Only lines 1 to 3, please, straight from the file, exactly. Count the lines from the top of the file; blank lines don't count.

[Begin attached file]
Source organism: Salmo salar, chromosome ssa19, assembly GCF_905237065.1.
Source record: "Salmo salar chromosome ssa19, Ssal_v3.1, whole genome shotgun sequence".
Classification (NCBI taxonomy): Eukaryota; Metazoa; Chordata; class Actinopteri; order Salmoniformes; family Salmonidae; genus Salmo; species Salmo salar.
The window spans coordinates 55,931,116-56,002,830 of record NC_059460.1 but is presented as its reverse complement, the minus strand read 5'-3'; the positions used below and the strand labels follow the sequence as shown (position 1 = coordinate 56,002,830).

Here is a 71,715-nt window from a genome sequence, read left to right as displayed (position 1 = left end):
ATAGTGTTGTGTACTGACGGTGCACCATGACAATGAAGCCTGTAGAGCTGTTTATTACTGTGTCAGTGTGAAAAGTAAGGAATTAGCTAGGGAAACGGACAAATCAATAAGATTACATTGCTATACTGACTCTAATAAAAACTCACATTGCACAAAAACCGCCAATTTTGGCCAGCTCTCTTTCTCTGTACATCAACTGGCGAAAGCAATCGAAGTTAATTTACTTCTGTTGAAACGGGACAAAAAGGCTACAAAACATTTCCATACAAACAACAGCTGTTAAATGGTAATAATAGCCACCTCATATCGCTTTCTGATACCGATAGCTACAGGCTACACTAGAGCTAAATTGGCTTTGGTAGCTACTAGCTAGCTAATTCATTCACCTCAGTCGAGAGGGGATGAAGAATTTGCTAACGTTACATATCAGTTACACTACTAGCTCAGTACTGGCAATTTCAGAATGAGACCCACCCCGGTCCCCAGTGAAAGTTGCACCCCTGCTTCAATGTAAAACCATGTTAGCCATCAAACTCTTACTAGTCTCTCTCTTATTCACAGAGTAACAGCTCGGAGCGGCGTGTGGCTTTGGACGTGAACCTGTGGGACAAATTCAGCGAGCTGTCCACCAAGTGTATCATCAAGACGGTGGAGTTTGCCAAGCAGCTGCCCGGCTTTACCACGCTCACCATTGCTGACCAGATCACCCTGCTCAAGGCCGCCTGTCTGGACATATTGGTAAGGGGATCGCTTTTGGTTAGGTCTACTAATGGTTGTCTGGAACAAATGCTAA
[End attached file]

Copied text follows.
Source organism: Salmo salar, chromosome ssa19, assembly GCF_905237065.1.
Source record: "Salmo salar chromosome ssa19, Ssal_v3.1, whole genome shotgun sequence".
Classification (NCBI taxonomy): Eukaryota; Metazoa; Chordata; class Actinopteri; order Salmoniformes; family Salmonidae; genus Salmo; species Salmo salar.